Three-year pilot study designed as an randomised controlled trial (RCT)
Primary study design
Secondary study design
Randomised controlled trial
Patient information sheet
Not available in web format, please use the contact details below to request a patient information sheet
Peripheral Transluminal Angioplasty of the superficial femoral and popliteal artery will involve puncture of an artery in the leg and insertion of a balloon that will be inflated at the point of blockage to increase the blood supply to your leg. Patients will be randomly allocated to one of two groups:
Group 1: a 60 second balloon angioplasty inflation time
Group 2: a 180 second balloon angioplasty inflation time
Primary outcome measure
Balloon angioplasty time effect on patient's quality of life
1. Subjective: Walking Impairment Questionnaire.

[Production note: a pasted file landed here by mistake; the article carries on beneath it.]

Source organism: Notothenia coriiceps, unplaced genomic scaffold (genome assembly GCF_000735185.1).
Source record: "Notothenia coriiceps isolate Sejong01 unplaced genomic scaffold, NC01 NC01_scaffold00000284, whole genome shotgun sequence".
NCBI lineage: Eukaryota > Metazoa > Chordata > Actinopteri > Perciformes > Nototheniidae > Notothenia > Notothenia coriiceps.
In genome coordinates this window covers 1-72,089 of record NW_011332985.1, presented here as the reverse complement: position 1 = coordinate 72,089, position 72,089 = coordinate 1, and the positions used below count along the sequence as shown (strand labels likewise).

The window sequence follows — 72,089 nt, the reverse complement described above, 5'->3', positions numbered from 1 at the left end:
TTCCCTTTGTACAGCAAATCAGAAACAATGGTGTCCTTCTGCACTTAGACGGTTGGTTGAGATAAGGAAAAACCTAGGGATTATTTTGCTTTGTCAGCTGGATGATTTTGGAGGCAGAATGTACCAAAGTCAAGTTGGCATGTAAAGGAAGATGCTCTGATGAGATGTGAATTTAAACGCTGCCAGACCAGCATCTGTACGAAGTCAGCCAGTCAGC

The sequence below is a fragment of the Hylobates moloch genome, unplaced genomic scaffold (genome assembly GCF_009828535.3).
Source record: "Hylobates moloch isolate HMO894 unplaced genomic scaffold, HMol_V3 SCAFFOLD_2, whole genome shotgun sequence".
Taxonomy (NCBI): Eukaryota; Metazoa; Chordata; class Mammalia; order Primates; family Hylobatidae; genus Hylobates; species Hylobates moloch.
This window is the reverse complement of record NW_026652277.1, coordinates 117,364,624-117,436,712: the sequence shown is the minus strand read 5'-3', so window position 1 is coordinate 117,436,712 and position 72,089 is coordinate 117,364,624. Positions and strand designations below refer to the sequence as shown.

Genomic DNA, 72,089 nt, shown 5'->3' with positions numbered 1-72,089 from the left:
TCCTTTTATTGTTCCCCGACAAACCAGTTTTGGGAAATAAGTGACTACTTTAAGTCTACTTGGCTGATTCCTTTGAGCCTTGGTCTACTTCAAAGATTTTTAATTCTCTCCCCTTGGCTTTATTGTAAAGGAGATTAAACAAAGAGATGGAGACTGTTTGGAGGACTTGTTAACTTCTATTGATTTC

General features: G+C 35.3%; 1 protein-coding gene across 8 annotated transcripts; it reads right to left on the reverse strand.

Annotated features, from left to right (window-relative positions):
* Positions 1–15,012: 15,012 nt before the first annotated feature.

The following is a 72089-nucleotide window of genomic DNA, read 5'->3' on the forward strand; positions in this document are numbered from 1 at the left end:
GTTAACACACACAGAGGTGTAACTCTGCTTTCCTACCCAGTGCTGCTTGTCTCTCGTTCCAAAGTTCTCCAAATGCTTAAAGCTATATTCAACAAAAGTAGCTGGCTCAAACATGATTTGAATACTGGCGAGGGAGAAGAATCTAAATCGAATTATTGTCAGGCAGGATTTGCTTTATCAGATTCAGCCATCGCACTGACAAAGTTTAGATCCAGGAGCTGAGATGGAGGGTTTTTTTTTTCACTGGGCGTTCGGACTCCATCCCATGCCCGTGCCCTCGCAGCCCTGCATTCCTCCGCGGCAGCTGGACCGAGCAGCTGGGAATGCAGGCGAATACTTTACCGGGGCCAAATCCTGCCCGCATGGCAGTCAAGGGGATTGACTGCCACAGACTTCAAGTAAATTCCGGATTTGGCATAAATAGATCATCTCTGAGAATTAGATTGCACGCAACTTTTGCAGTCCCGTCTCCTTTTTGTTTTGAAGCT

2. Objective: Short Form 36 (SF-36)
3. Cost-effectiveness analysis: SF-6D
Secondary outcome measures
Assessment of post angiographic outcome:
1. Pre-procedure assessment of vasculature
1.1. USS Duplex or
2. Immediate Post Procedure Angiographic assessment. Images scored by two independent observers using the Hull 'Pre and post angioplasty scoring' and peripheral run off weighting score.
3. Post Angiographic outcome
3.1. ABPI post procedure (at 8 weeks and 1 year).
3.2. USS Duplex 1 year. Measurement of waveform and peak velocities to assess stenosis post angioplasty
4. Re-intervention rate
Re-intervention will be recorded at follow up and interpreted as 'immediate': If the initial angioplasty at time of procedure has failed to prevent the stenosis and further treatment is required then this would constitute 'Immediate re-intervention'. Post angioplasty intervention is any other intervention, radiological or surgical, that is required in the time period of the study after the procedure has been performed.